Striving for Perfection
Many project managers have a saying that perfection is a schedule's worst enemy. Nothing is, or ever will be, perfect. Typos exist, colors can be better, finishes smoother, and no level of testing will eliminate bugs. Yet, we try. The more time we have, the harder we work to prefect the deliverable. Trying to please the customer, we add minor features or functions that are not critical to the customer. Our estimates for these little features are always over optimistic and the tasks consume far more time than expected. The time consumed is amplified, as others document, train, built, test, and learn the additional noncritical functions.
The incentive to add features and functions is high. Customers shower us with praise when they see them, not realizing that their addition has cost them time and money. Their effusive thanks drown out the complaints from bosses on how long it took to complete the task. We strive for this praise since we get so little of in our daily work.
We are all victims of procrastination. Even if we do not strive for perfection, we still have trouble getting tasks done on time. When given two weeks to do a one-week task, we rarely start it as soon as we can as to complete in the first week. We start well into the two-week allotment, often leaving less than the week we know it will take.
Knowing there is more time than needed we accept other unrelated tasks. This has its own built-in reward system since agreeing to do the work avoids confrontation.
This behavior ignores the benefits of completing the task early—pulling in the project's completion date—and is a result of erroneously thinking that task completion dates are quotes. It is wrong to believe that completing tasks by the scheduled date proves proper time management.
Pressure Is Good
People like pressure. Most of us work much more efficiently if there is pressure on us to complete our work. We focus better, do only what is required, reduce the frills, and do not add non-critical features. Lack of pressure creates the lackadaisical condition that Eliyahu Goldratt calls the Student Syndrome. The name is best understood when thinking about students who are given an entire school term to write a final paper, yet they start it a few days before the paper is due.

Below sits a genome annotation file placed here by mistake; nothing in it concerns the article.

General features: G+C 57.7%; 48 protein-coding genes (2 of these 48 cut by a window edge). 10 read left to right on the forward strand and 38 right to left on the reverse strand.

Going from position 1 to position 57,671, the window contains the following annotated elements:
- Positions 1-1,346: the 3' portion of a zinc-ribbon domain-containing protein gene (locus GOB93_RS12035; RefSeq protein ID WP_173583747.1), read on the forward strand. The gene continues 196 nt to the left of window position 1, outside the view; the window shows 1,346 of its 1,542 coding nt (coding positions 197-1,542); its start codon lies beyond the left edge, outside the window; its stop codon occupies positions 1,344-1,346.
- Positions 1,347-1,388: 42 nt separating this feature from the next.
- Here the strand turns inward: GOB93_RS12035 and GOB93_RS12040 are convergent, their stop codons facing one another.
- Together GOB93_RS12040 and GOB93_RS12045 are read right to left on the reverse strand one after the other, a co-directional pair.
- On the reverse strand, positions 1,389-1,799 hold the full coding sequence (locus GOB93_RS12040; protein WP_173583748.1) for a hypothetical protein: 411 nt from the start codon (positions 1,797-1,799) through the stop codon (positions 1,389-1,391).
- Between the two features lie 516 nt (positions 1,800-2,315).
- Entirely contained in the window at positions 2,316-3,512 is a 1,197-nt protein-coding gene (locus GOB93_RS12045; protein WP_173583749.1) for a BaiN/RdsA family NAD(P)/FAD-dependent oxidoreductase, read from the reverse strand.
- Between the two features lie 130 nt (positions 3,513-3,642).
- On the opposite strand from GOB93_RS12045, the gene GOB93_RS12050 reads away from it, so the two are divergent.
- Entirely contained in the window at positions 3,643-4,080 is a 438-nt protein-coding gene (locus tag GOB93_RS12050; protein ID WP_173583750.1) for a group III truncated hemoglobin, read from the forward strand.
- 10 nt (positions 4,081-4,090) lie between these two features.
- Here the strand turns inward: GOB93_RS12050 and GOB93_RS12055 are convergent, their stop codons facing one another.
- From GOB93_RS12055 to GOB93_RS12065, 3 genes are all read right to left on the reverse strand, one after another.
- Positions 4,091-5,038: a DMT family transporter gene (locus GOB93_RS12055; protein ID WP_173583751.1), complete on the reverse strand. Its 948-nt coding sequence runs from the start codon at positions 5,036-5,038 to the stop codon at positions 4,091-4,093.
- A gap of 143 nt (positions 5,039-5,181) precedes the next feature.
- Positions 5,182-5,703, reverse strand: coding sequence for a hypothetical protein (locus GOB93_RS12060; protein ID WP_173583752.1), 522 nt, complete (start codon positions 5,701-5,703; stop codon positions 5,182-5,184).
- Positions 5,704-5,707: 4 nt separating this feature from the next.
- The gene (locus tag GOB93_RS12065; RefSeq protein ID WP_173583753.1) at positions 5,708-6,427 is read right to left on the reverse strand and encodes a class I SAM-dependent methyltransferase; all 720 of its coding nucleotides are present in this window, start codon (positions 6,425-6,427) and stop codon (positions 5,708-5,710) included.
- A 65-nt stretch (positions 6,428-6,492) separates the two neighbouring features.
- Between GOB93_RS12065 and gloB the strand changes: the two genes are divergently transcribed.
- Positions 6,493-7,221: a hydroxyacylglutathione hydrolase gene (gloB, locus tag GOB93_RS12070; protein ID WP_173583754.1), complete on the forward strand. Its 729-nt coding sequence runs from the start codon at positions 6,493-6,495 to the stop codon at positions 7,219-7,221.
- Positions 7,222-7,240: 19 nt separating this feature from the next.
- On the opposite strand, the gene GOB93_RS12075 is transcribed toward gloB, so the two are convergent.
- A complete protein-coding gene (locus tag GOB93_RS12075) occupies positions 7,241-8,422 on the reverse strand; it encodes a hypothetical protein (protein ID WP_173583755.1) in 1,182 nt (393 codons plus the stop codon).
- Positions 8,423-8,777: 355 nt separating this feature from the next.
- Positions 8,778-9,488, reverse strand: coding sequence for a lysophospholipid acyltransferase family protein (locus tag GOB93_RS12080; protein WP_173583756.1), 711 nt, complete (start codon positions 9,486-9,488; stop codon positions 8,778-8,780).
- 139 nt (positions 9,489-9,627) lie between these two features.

The problem is rooted in corporate culture. Everyone praises the super star—the person that pulls off the nearly impossible task is the hero. People completing their work quietly or ahead of schedule with no fanfare go unrecognized for their proper planning. Managers fail to reward the calm methodical approach or early completion. Adding bell and whistles, working all night to meet the due date, or multitasking on five tasks at once, gets the recognition and praise.
This is apparent in the most subtle of daily activity. Our days are needlessly interrupt-driven. Senior managers make requests expecting middle management to prioritize the task with current work-in-progress. Unfortunately, middle managers fail to validate priorities and interrupt higher priority work to complete the task. To compensate for the anticipated requests, individual contributors significantly pad estimates. Having the extra time means that they do not need to question priorities and they can simply complete the senior manager's request, and receive the recognition for solving the problem. Our lives are hero driven. The consequences are that projects have significant padding, making them more costly and are often late since the interrupts chew up more than the scheduled pad.
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The solution is to change the corporate culture. A task only for the strong willed. People should be rewarded for completing tasks early, deferring new assignments until the current task is complete, and ensuring that deliverables are devoid of even the smallest of additional features. The resistance to this model is huge. Meddling managers are incapacitated, kudos-driven employees must get their rewards by staying on task, and confidence challenged staff must learn to question and be questioned.
The key is to question. Progressive organizations are willing to listen to their employees and challenge the status quo. They must reward for staying on task, completing tasks early, the ability to say "no," and providing estimates that are aggressive but achievable. Without this, the cycle will continue and projects will not improve.